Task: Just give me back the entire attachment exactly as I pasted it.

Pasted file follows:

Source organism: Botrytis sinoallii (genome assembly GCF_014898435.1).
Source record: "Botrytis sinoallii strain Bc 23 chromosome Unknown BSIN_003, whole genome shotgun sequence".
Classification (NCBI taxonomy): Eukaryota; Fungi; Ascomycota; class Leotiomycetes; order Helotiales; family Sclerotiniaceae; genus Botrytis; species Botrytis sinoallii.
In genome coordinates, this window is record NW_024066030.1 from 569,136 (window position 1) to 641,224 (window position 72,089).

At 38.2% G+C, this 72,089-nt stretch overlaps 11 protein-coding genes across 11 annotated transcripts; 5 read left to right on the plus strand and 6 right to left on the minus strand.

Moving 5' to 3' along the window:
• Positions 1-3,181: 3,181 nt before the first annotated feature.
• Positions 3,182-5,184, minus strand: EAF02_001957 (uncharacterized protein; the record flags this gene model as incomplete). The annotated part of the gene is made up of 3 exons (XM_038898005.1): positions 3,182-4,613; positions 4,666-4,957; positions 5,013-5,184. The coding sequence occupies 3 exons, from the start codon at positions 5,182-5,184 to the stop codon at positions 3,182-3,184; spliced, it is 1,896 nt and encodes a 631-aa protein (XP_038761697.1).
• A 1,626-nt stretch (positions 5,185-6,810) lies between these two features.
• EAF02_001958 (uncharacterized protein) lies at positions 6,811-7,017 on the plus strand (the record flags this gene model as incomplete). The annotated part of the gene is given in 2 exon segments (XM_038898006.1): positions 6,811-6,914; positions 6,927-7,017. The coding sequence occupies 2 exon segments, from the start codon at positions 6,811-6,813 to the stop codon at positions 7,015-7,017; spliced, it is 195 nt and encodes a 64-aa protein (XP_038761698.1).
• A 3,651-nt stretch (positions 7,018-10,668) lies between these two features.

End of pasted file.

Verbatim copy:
Source organism: Botrytis sinoallii (genome assembly GCF_014898435.1).
Source record: "Botrytis sinoallii strain Bc 23 chromosome Unknown BSIN_003, whole genome shotgun sequence".
Classification (NCBI taxonomy): Eukaryota; Fungi; Ascomycota; class Leotiomycetes; order Helotiales; family Sclerotiniaceae; genus Botrytis; species Botrytis sinoallii.
In genome coordinates, this window is record NW_024066030.1 from 569,136 (window position 1) to 641,224 (window position 72,089).

At 38.2% G+C, this 72,089-nt stretch overlaps 11 protein-coding genes across 11 annotated transcripts; 5 read left to right on the plus strand and 6 right to left on the minus strand.

Moving 5' to 3' along the window:
• Positions 1-3,181: 3,181 nt before the first annotated feature.
• Positions 3,182-5,184, minus strand: EAF02_001957 (uncharacterized protein; the record flags this gene model as incomplete). The annotated part of the gene is made up of 3 exons (XM_038898005.1): positions 3,182-4,613; positions 4,666-4,957; positions 5,013-5,184. The coding sequence occupies 3 exons, from the start codon at positions 5,182-5,184 to the stop codon at positions 3,182-3,184; spliced, it is 1,896 nt and encodes a 631-aa protein (XP_038761697.1).
• A 1,626-nt stretch (positions 5,185-6,810) lies between these two features.
• EAF02_001958 (uncharacterized protein) lies at positions 6,811-7,017 on the plus strand (the record flags this gene model as incomplete). The annotated part of the gene is given in 2 exon segments (XM_038898006.1): positions 6,811-6,914; positions 6,927-7,017. The coding sequence occupies 2 exon segments, from the start codon at positions 6,811-6,813 to the stop codon at positions 7,015-7,017; spliced, it is 195 nt and encodes a 64-aa protein (XP_038761698.1).
• A 3,651-nt stretch (positions 7,018-10,668) lies between these two features.